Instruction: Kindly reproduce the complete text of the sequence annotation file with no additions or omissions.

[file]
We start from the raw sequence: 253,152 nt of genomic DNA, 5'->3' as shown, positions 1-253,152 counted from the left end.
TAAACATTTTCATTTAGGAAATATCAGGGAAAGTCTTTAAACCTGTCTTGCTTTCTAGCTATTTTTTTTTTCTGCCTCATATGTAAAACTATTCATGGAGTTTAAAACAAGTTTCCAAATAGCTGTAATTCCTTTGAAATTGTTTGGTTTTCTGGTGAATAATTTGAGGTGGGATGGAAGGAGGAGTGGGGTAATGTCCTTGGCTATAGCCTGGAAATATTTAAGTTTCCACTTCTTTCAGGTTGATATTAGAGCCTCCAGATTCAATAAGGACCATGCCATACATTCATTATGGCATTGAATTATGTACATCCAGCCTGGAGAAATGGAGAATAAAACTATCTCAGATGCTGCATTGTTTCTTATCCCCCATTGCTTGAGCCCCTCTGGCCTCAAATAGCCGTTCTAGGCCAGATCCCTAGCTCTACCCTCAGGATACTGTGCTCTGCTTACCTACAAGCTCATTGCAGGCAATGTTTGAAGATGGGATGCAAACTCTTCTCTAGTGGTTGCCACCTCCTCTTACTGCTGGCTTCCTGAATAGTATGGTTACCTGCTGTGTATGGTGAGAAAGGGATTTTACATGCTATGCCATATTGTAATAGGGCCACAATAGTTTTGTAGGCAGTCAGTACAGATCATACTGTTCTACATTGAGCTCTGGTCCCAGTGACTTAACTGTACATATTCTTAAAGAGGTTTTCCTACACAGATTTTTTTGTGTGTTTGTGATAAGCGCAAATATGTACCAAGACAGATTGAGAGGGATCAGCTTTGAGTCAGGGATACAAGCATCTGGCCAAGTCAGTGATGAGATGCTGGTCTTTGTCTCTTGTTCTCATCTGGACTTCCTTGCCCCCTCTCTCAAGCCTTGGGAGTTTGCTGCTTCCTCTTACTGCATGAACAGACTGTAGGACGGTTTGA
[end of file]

We start from the raw sequence: 253,152 nt of genomic DNA, 5'->3' as shown, positions 1-253,152 counted from the left end.
TAAACATTTTCATTTAGGAAATATCAGGGAAAGTCTTTAAACCTGTCTTGCTTTCTAGCTATTTTTTTTTTCTGCCTCATATGTAAAACTATTCATGGAGTTTAAAACAAGTTTCCAAATAGCTGTAATTCCTTTGAAATTGTTTGGTTTTCTGGTGAATAATTTGAGGTGGGATGGAAGGAGGAGTGGGGTAATGTCCTTGGCTATAGCCTGGAAATATTTAAGTTTCCACTTCTTTCAGGTTGATATTAGAGCCTCCAGATTCAATAAGGACCATGCCATACATTCATTATGGCATTGAATTATGTACATCCAGCCTGGAGAAATGGAGAATAAAACTATCTCAGATGCTGCATTGTTTCTTATCCCCCATTGCTTGAGCCCCTCTGGCCTCAAATAGCCGTTCTAGGCCAGATCCCTAGCTCTACCCTCAGGATACTGTGCTCTGCTTACCTACAAGCTCATTGCAGGCAATGTTTGAAGATGGGATGCAAACTCTTCTCTAGTGGTTGCCACCTCCTCTTACTGCTGGCTTCCTGAATAGTATGGTTACCTGCTGTGTATGGTGAGAAAGGGATTTTACATGCTATGCCATATTGTAATAGGGCCACAATAGTTTTGTAGGCAGTCAGTACAGATCATACTGTTCTACATTGAGCTCTGGTCCCAGTGACTTAACTGTACATATTCTTAAAGAGGTTTTCCTACACAGATTTTTTTGTGTGTTTGTGATAAGCGCAAATATGTACCAAGACAGATTGAGAGGGATCAGCTTTGAGTCAGGGATACAAGCATCTGGCCAAGTCAGTGATGAGATGCTGGTCTTTGTCTCTTGTTCTCATCTGGACTTCCTTGCCCCCTCTCTCAAGCCTTGGGAGTTTGCTGCTTCCTCTTACTGCATGAACAGACTGTAGGACGGTTTGA